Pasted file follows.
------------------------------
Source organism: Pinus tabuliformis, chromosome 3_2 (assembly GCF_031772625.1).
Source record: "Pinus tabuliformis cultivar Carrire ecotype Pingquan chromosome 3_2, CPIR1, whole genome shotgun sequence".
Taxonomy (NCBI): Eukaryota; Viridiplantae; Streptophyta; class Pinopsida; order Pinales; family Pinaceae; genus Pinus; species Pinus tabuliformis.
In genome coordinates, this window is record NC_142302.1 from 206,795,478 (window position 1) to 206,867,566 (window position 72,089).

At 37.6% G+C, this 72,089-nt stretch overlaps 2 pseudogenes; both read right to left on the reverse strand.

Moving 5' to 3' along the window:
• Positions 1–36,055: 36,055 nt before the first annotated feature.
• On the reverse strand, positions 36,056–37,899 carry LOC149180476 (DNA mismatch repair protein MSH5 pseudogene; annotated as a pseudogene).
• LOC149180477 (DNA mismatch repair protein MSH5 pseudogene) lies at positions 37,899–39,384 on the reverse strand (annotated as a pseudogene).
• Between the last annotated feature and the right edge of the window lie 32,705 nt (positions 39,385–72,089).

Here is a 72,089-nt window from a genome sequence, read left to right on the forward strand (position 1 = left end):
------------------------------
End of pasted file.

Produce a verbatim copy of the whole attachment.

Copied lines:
Source organism: Pinus tabuliformis, chromosome 3_2 (assembly GCF_031772625.1).
Source record: "Pinus tabuliformis cultivar Carrire ecotype Pingquan chromosome 3_2, CPIR1, whole genome shotgun sequence".
Taxonomy (NCBI): Eukaryota; Viridiplantae; Streptophyta; class Pinopsida; order Pinales; family Pinaceae; genus Pinus; species Pinus tabuliformis.
In genome coordinates, this window is record NC_142302.1 from 206,795,478 (window position 1) to 206,867,566 (window position 72,089).

At 37.6% G+C, this 72,089-nt stretch overlaps 2 pseudogenes; both read right to left on the reverse strand.

Moving 5' to 3' along the window:
• Positions 1–36,055: 36,055 nt before the first annotated feature.
• On the reverse strand, positions 36,056–37,899 carry LOC149180476 (DNA mismatch repair protein MSH5 pseudogene; annotated as a pseudogene).
• LOC149180477 (DNA mismatch repair protein MSH5 pseudogene) lies at positions 37,899–39,384 on the reverse strand (annotated as a pseudogene).
• Between the last annotated feature and the right edge of the window lie 32,705 nt (positions 39,385–72,089).

Here is a 72,089-nt window from a genome sequence, read left to right on the forward strand (position 1 = left end):